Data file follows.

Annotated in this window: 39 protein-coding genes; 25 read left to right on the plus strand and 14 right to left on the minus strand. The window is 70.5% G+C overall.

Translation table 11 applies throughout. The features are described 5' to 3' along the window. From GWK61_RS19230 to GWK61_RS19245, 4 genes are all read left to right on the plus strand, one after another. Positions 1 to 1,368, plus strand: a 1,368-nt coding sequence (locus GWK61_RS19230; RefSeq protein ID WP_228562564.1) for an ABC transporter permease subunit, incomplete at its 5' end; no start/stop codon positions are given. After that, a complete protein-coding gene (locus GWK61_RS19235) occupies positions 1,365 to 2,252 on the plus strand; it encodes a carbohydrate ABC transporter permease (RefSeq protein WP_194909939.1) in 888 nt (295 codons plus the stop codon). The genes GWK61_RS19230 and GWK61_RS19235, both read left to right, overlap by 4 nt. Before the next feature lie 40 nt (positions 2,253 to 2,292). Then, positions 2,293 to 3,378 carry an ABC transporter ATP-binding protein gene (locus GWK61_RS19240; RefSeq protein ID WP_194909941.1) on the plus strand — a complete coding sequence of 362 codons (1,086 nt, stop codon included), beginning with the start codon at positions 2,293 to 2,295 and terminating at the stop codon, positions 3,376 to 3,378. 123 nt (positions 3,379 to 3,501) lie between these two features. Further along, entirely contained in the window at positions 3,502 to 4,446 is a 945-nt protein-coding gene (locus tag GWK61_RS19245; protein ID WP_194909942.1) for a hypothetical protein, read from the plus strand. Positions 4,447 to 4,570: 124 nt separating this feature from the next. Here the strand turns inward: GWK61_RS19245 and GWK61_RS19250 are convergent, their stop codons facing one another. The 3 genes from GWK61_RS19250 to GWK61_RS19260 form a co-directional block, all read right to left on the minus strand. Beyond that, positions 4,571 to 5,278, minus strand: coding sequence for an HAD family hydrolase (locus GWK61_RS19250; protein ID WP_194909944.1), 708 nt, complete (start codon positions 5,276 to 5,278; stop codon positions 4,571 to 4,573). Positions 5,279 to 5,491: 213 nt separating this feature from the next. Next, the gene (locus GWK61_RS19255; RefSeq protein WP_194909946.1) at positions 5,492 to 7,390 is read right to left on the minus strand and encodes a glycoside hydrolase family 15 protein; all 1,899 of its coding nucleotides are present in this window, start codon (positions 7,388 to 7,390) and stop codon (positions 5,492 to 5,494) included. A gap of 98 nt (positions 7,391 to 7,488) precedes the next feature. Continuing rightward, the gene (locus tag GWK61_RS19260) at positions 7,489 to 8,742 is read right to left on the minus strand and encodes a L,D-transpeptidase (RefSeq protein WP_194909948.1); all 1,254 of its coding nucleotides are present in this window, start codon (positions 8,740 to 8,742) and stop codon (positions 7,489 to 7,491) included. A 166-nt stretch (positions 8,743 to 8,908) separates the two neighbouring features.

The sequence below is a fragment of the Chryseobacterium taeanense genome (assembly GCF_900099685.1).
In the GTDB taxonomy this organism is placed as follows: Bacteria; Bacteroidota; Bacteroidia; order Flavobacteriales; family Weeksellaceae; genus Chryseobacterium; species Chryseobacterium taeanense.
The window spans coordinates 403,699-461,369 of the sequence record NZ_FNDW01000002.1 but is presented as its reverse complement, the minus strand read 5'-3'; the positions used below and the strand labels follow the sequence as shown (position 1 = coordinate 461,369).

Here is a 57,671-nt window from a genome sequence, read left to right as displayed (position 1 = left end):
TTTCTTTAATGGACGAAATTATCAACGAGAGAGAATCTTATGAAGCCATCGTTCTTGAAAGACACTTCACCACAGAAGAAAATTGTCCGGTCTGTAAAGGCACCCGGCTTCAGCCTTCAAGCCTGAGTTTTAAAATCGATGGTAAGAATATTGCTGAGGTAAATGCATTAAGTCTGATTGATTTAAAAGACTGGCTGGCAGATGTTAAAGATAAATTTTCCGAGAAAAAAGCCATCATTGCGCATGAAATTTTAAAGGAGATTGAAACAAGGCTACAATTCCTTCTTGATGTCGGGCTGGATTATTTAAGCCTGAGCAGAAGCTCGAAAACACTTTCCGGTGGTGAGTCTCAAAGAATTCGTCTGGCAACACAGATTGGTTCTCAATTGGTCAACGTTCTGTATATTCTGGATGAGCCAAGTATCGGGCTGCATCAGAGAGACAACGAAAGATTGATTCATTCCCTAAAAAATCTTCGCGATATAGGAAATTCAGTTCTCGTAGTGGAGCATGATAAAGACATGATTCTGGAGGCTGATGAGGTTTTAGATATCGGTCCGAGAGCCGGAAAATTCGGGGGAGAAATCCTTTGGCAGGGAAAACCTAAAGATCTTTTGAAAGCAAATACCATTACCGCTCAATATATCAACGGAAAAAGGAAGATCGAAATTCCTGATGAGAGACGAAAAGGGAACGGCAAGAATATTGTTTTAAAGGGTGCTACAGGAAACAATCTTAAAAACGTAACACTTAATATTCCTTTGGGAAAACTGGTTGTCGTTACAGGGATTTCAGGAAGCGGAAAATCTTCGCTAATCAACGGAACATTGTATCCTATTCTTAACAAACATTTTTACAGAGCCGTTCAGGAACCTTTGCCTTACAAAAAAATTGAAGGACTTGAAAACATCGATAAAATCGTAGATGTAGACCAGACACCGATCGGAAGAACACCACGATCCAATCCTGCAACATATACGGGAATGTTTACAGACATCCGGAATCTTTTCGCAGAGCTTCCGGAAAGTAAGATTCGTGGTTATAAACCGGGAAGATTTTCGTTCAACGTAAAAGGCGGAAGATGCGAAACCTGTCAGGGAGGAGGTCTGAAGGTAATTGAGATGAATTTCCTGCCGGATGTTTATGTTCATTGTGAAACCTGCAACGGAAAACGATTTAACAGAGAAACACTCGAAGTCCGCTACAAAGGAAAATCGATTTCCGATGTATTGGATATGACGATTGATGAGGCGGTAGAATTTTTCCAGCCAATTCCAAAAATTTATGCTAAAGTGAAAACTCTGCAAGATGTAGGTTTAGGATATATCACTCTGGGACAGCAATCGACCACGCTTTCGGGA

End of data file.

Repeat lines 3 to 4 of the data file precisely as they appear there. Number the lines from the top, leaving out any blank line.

The sequence below is a fragment of the Chryseobacterium taeanense genome (assembly GCF_900099685.1).
In the GTDB taxonomy this organism is placed as follows: Bacteria; Bacteroidota; Bacteroidia; order Flavobacteriales; family Weeksellaceae; genus Chryseobacterium; species Chryseobacterium taeanense.